Miners have generated additional earnings in the blocks they have dug through block rearrangement, transaction reordering, and other techniques (this behavior is also known as the maximum extractable value MEV) 136,600 ETH since January 2020, according to MEV-Explore statistics, and the MEV is worth 6,800 ETH.
Eden claims to protect its users from MEV by supporting direct to miner transactions, but this is actually just a simple direct to miner relay capability, like MEV Alpha Leak’s RPC endpoint. Sparkpool has, in fact, been providing an RPC endpoint for private transactions over the Taichi Network for quite some time. Users can currently get frontrunning protection without having any token exposure or staking, and this will only become more common as new protocol wrappers (like as MistX) are constructed to send transactions as bundles.
Worse, you discover EDEN stakers could still be frontrun if someone uses a bundle to sandwich them.
This is due to the fact that in EDEN blocks, the tx sequence is slots first, then bundles, and finally stakers txs. Eden’s single innovative feature is the ability for protocols to sponsor users. While this is novel, it does not require a token, and it is simply another example of Eden seeking to lock down things that should be open to all.
Three options for MEVs
Private Transaction, MEV Auction, and Front-running as a Service are MEV’s three main offerings (FaaS).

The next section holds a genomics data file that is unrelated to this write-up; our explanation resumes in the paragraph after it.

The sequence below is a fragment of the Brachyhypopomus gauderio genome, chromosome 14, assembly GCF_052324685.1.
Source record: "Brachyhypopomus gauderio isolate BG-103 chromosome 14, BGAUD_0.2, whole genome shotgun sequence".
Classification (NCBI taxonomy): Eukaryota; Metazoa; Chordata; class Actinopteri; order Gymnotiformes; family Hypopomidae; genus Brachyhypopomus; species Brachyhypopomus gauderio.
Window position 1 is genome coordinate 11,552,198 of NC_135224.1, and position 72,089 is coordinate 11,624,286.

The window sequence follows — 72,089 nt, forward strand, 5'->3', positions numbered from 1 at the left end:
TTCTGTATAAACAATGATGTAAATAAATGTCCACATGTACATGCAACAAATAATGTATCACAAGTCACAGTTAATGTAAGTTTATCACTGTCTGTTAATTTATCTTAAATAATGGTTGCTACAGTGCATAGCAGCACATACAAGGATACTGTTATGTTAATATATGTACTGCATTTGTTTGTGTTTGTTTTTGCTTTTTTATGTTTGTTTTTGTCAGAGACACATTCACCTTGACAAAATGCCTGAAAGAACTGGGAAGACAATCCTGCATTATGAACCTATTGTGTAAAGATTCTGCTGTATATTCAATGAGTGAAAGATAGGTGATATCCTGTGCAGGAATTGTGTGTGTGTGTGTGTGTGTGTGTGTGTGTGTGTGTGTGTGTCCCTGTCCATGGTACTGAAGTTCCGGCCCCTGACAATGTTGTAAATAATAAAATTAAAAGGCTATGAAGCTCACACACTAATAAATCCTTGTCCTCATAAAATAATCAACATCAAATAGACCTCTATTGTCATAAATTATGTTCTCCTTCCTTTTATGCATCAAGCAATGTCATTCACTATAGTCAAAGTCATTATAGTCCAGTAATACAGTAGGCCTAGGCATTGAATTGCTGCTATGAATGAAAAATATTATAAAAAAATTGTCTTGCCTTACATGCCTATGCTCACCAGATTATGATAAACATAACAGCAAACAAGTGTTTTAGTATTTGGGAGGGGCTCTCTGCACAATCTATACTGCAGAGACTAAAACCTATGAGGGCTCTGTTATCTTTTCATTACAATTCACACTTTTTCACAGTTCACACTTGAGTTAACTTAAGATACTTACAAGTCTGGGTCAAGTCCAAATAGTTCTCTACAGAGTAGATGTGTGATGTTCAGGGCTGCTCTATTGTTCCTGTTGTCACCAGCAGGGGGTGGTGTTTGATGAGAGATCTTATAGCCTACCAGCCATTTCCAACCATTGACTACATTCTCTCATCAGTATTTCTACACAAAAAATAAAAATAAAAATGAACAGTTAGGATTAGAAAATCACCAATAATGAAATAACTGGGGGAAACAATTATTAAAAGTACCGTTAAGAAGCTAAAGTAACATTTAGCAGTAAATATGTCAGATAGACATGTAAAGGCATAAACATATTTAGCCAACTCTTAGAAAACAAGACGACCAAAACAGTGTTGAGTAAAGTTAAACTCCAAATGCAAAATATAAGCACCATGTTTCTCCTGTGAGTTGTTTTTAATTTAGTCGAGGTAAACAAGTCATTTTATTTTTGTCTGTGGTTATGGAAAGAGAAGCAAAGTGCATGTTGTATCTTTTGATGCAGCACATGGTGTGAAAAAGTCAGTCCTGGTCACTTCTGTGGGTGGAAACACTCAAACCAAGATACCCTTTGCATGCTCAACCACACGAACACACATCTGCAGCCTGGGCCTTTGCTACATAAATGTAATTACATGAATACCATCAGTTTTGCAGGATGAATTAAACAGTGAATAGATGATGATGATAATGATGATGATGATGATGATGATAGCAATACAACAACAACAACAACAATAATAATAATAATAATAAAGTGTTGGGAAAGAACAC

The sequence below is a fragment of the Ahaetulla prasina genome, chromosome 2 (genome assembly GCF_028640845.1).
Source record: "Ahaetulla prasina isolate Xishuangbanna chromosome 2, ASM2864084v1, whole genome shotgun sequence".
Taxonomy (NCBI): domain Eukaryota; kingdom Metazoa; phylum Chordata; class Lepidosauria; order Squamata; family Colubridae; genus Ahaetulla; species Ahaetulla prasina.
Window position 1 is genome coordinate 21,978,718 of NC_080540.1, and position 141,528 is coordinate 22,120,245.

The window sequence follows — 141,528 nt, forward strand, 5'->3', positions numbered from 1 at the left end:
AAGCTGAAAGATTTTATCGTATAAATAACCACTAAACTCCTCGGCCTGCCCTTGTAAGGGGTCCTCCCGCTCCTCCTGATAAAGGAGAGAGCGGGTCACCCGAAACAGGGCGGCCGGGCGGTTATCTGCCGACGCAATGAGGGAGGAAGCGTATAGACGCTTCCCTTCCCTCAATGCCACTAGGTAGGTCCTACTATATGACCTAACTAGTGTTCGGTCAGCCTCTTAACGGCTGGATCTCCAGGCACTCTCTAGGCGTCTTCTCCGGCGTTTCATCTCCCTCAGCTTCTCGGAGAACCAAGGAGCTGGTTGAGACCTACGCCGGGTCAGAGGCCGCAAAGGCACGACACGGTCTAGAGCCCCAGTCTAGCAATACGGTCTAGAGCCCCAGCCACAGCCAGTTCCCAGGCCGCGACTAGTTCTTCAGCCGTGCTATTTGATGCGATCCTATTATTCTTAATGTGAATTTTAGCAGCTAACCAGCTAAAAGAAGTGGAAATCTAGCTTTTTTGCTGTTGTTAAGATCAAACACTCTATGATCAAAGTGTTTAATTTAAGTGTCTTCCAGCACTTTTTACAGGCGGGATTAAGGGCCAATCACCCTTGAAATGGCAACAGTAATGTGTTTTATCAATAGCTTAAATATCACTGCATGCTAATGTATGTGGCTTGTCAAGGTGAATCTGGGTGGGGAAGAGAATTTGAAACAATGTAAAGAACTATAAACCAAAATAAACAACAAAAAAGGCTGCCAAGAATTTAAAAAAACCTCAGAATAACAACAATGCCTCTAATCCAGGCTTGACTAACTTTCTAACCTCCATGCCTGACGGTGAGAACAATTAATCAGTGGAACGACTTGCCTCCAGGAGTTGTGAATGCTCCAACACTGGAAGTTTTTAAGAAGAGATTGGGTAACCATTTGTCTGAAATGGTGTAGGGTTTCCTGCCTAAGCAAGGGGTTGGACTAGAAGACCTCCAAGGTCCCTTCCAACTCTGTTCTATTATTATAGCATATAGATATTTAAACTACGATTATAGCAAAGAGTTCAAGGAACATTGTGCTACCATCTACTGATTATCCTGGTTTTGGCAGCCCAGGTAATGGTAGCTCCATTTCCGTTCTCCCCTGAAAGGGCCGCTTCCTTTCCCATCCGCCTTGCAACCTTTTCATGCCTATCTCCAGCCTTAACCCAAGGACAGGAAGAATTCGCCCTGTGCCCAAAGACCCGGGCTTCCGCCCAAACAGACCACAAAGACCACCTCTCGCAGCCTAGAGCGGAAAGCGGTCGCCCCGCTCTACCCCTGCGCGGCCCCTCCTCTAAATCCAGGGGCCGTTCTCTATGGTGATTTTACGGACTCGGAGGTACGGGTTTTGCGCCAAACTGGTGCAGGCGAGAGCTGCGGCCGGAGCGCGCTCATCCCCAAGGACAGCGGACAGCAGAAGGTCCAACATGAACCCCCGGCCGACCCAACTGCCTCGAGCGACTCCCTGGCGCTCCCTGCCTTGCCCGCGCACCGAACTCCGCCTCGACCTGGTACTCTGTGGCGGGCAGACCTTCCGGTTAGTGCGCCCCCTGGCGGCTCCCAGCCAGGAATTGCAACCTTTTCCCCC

The primary premise of private transactions is to circumvent the public mempool and place the transaction in the private mempool, where it will wait for the miners to pack before being broadcast to other nodes. Private transactions are typically given by 1inch Stealth Transactions, Taichi Network, and bloXroute.
Consider, for instance, Taichi Network. The Spark Mine Pool, which is presently Ethereum’s second largest mining pool, developed it. Through the Taichi Network interface, users can transmit transactions straight to the Spark Mine’s privacy mempool. Because the transaction is broadcast online, the status of the transaction cannot be determined until the transaction is completed.
Karl Floersch, CTO of Layer 2 Optimism, proposed the MEV Auction in early 2020. MEV Auction divides the two powers of miners, “transaction decision rights” and “transaction ranking rights,” in terms of design. Miners only have the authority option of choosing transactions in the MEV Auction mechanism; the right to sort transactions is provided to another figure, Sequencer. MEV Auction isn’t a perfect option, of course. The activities of Sequencer, as well as collusion, are all possibilities.
Mining pool operators receive an out-of-band payout that they are not required to disclose with their miners. Retail investors who are desperate to invest in something with a MEV plot (while pools unload 100% of their tokens for ETH), miners who are not going to receive their good proportion of the hashpower they contribute, and the Ethereum network as a whole is compromising , as these rent-extracting tokens are created for no real reason other than to enrich their creators and VCs eager to throw money wherever they think may produce a return.